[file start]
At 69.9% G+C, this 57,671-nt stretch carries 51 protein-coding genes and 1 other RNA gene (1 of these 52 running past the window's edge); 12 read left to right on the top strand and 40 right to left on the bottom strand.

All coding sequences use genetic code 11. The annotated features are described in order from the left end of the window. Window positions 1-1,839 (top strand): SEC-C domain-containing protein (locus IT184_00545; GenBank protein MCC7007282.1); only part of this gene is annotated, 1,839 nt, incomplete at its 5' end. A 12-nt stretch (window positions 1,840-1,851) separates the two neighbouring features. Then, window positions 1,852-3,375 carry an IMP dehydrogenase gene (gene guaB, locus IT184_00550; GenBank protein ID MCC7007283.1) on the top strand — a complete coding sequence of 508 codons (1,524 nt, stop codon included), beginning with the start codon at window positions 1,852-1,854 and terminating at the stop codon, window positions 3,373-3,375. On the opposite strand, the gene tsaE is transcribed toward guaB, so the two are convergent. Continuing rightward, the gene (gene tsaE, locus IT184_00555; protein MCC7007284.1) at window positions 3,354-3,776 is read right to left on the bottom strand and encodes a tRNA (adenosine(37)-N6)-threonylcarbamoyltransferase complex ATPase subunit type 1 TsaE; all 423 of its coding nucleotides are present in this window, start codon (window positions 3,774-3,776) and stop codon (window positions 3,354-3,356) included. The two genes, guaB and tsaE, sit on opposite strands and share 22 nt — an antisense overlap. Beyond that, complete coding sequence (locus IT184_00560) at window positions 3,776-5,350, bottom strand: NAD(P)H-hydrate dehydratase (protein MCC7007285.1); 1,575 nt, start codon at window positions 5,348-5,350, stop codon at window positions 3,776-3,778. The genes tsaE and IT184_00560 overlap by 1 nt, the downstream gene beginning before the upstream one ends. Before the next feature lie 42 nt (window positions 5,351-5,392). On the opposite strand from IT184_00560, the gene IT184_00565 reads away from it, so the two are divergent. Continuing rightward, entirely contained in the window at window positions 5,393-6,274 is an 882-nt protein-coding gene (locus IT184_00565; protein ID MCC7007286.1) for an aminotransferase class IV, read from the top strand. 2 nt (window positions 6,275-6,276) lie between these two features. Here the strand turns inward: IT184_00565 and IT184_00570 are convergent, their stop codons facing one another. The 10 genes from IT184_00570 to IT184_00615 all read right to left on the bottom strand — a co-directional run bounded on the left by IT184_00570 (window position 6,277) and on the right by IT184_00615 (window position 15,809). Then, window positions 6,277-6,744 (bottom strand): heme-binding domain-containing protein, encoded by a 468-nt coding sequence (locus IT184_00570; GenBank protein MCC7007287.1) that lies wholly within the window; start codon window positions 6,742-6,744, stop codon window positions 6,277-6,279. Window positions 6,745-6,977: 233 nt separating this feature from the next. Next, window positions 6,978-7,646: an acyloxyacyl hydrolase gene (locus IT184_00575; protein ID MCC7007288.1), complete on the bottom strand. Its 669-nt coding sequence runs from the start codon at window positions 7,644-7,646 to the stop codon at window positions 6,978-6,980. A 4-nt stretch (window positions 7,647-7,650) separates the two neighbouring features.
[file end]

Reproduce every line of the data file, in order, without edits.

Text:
At 69.9% G+C, this 57,671-nt stretch carries 51 protein-coding genes and 1 other RNA gene (1 of these 52 running past the window's edge); 12 read left to right on the top strand and 40 right to left on the bottom strand.

All coding sequences use genetic code 11. The annotated features are described in order from the left end of the window. Window positions 1-1,839 (top strand): SEC-C domain-containing protein (locus IT184_00545; GenBank protein MCC7007282.1); only part of this gene is annotated, 1,839 nt, incomplete at its 5' end. A 12-nt stretch (window positions 1,840-1,851) separates the two neighbouring features. Then, window positions 1,852-3,375 carry an IMP dehydrogenase gene (gene guaB, locus IT184_00550; GenBank protein ID MCC7007283.1) on the top strand — a complete coding sequence of 508 codons (1,524 nt, stop codon included), beginning with the start codon at window positions 1,852-1,854 and terminating at the stop codon, window positions 3,373-3,375. On the opposite strand, the gene tsaE is transcribed toward guaB, so the two are convergent. Continuing rightward, the gene (gene tsaE, locus IT184_00555; protein MCC7007284.1) at window positions 3,354-3,776 is read right to left on the bottom strand and encodes a tRNA (adenosine(37)-N6)-threonylcarbamoyltransferase complex ATPase subunit type 1 TsaE; all 423 of its coding nucleotides are present in this window, start codon (window positions 3,774-3,776) and stop codon (window positions 3,354-3,356) included. The two genes, guaB and tsaE, sit on opposite strands and share 22 nt — an antisense overlap. Beyond that, complete coding sequence (locus IT184_00560) at window positions 3,776-5,350, bottom strand: NAD(P)H-hydrate dehydratase (protein MCC7007285.1); 1,575 nt, start codon at window positions 5,348-5,350, stop codon at window positions 3,776-3,778. The genes tsaE and IT184_00560 overlap by 1 nt, the downstream gene beginning before the upstream one ends. Before the next feature lie 42 nt (window positions 5,351-5,392). On the opposite strand from IT184_00560, the gene IT184_00565 reads away from it, so the two are divergent. Continuing rightward, entirely contained in the window at window positions 5,393-6,274 is an 882-nt protein-coding gene (locus IT184_00565; protein ID MCC7007286.1) for an aminotransferase class IV, read from the top strand. 2 nt (window positions 6,275-6,276) lie between these two features. Here the strand turns inward: IT184_00565 and IT184_00570 are convergent, their stop codons facing one another. The 10 genes from IT184_00570 to IT184_00615 all read right to left on the bottom strand — a co-directional run bounded on the left by IT184_00570 (window position 6,277) and on the right by IT184_00615 (window position 15,809). Then, window positions 6,277-6,744 (bottom strand): heme-binding domain-containing protein, encoded by a 468-nt coding sequence (locus IT184_00570; GenBank protein MCC7007287.1) that lies wholly within the window; start codon window positions 6,742-6,744, stop codon window positions 6,277-6,279. Window positions 6,745-6,977: 233 nt separating this feature from the next. Next, window positions 6,978-7,646: an acyloxyacyl hydrolase gene (locus IT184_00575; protein ID MCC7007288.1), complete on the bottom strand. Its 669-nt coding sequence runs from the start codon at window positions 7,644-7,646 to the stop codon at window positions 6,978-6,980. A 4-nt stretch (window positions 7,647-7,650) separates the two neighbouring features.